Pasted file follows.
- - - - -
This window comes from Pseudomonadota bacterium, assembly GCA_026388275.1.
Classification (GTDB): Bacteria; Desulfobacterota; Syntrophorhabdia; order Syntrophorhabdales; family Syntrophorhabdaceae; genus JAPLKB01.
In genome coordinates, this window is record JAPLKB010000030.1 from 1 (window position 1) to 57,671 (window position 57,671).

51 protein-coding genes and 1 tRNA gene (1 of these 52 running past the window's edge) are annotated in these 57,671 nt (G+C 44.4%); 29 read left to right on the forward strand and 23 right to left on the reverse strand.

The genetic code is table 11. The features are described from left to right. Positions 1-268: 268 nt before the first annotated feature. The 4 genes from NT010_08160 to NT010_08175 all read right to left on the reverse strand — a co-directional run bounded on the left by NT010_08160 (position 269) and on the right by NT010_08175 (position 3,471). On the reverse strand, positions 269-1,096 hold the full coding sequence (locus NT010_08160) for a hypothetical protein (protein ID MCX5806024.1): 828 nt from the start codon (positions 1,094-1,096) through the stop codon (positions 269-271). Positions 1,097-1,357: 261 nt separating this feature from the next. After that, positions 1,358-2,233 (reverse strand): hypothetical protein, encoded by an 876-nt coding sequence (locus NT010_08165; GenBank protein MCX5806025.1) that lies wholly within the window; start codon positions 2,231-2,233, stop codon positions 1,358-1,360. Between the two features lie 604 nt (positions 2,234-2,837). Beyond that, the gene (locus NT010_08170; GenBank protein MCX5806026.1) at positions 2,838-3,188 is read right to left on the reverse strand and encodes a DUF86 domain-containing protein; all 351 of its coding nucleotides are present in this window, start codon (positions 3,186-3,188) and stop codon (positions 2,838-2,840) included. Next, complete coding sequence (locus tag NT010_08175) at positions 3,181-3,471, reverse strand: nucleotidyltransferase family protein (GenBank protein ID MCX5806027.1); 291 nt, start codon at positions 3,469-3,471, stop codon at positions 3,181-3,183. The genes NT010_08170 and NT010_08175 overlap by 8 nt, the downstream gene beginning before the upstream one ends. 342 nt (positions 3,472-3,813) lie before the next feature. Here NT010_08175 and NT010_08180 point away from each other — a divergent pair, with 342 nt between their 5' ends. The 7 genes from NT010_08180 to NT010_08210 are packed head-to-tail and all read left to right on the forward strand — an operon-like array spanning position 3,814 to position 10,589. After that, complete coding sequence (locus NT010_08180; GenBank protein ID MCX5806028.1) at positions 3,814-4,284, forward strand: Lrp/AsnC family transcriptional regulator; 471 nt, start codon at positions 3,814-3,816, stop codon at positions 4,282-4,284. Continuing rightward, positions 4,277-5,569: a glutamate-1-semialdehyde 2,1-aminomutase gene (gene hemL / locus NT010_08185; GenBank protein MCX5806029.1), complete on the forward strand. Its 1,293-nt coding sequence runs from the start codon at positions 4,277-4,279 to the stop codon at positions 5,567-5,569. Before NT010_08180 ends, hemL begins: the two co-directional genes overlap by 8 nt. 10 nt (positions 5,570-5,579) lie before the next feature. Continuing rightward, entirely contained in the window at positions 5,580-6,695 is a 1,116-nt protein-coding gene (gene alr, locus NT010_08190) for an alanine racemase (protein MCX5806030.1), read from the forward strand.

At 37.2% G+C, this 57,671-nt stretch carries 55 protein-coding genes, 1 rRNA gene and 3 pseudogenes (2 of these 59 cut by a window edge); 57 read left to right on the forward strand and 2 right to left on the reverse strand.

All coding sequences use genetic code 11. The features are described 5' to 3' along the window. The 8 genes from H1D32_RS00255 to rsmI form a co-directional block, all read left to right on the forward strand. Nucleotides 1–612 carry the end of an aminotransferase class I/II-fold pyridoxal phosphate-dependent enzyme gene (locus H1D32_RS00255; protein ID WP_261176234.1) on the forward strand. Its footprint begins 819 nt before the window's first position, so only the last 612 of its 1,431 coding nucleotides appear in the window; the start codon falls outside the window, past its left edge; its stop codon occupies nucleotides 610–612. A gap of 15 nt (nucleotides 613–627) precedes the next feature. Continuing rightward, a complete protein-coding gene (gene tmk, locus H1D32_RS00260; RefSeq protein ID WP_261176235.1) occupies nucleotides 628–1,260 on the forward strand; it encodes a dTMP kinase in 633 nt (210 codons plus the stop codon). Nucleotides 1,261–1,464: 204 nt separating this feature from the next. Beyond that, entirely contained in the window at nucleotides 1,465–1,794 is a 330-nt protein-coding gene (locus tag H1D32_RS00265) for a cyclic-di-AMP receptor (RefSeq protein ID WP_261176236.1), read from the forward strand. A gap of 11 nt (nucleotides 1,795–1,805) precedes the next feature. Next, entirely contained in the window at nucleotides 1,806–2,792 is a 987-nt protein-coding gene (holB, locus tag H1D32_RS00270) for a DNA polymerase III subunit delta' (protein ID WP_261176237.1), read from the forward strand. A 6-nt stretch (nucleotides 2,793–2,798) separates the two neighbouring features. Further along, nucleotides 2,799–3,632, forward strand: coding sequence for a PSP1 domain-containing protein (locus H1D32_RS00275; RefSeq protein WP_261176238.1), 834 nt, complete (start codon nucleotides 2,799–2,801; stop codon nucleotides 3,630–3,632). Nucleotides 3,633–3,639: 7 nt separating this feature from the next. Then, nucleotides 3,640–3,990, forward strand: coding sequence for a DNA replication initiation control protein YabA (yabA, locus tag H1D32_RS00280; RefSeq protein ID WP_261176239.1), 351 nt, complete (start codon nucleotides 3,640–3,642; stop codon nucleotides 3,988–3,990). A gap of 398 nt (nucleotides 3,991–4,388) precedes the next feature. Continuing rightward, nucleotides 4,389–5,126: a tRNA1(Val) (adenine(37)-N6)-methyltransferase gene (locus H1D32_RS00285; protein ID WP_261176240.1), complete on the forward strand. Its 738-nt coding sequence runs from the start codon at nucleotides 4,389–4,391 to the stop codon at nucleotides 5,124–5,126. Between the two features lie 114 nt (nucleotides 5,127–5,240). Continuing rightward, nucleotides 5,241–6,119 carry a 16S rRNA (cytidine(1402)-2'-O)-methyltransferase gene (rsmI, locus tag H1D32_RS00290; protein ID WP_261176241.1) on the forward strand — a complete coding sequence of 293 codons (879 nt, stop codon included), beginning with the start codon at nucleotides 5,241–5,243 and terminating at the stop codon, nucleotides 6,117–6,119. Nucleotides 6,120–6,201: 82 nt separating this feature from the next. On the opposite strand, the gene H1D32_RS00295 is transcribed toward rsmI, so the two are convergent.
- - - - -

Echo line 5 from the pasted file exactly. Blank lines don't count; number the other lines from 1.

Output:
The genetic code is table 11. The features are described from left to right. Positions 1-268: 268 nt before the first annotated feature. The 4 genes from NT010_08160 to NT010_08175 all read right to left on the reverse strand — a co-directional run bounded on the left by NT010_08160 (position 269) and on the right by NT010_08175 (position 3,471). On the reverse strand, positions 269-1,096 hold the full coding sequence (locus NT010_08160) for a hypothetical protein (protein ID MCX5806024.1): 828 nt from the start codon (positions 1,094-1,096) through the stop codon (positions 269-271). Positions 1,097-1,357: 261 nt separating this feature from the next. After that, positions 1,358-2,233 (reverse strand): hypothetical protein, encoded by an 876-nt coding sequence (locus NT010_08165; GenBank protein MCX5806025.1) that lies wholly within the window; start codon positions 2,231-2,233, stop codon positions 1,358-1,360. Between the two features lie 604 nt (positions 2,234-2,837). Beyond that, the gene (locus NT010_08170; GenBank protein MCX5806026.1) at positions 2,838-3,188 is read right to left on the reverse strand and encodes a DUF86 domain-containing protein; all 351 of its coding nucleotides are present in this window, start codon (positions 3,186-3,188) and stop codon (positions 2,838-2,840) included. Next, complete coding sequence (locus tag NT010_08175) at positions 3,181-3,471, reverse strand: nucleotidyltransferase family protein (GenBank protein ID MCX5806027.1); 291 nt, start codon at positions 3,469-3,471, stop codon at positions 3,181-3,183. The genes NT010_08170 and NT010_08175 overlap by 8 nt, the downstream gene beginning before the upstream one ends. 342 nt (positions 3,472-3,813) lie before the next feature. Here NT010_08175 and NT010_08180 point away from each other — a divergent pair, with 342 nt between their 5' ends. The 7 genes from NT010_08180 to NT010_08210 are packed head-to-tail and all read left to right on the forward strand — an operon-like array spanning position 3,814 to position 10,589. After that, complete coding sequence (locus NT010_08180; GenBank protein ID MCX5806028.1) at positions 3,814-4,284, forward strand: Lrp/AsnC family transcriptional regulator; 471 nt, start codon at positions 3,814-3,816, stop codon at positions 4,282-4,284. Continuing rightward, positions 4,277-5,569: a glutamate-1-semialdehyde 2,1-aminomutase gene (gene hemL / locus NT010_08185; GenBank protein MCX5806029.1), complete on the forward strand. Its 1,293-nt coding sequence runs from the start codon at positions 4,277-4,279 to the stop codon at positions 5,567-5,569. Before NT010_08180 ends, hemL begins: the two co-directional genes overlap by 8 nt. 10 nt (positions 5,570-5,579) lie before the next feature. Continuing rightward, entirely contained in the window at positions 5,580-6,695 is a 1,116-nt protein-coding gene (gene alr, locus NT010_08190) for an alanine racemase (protein MCX5806030.1), read from the forward strand.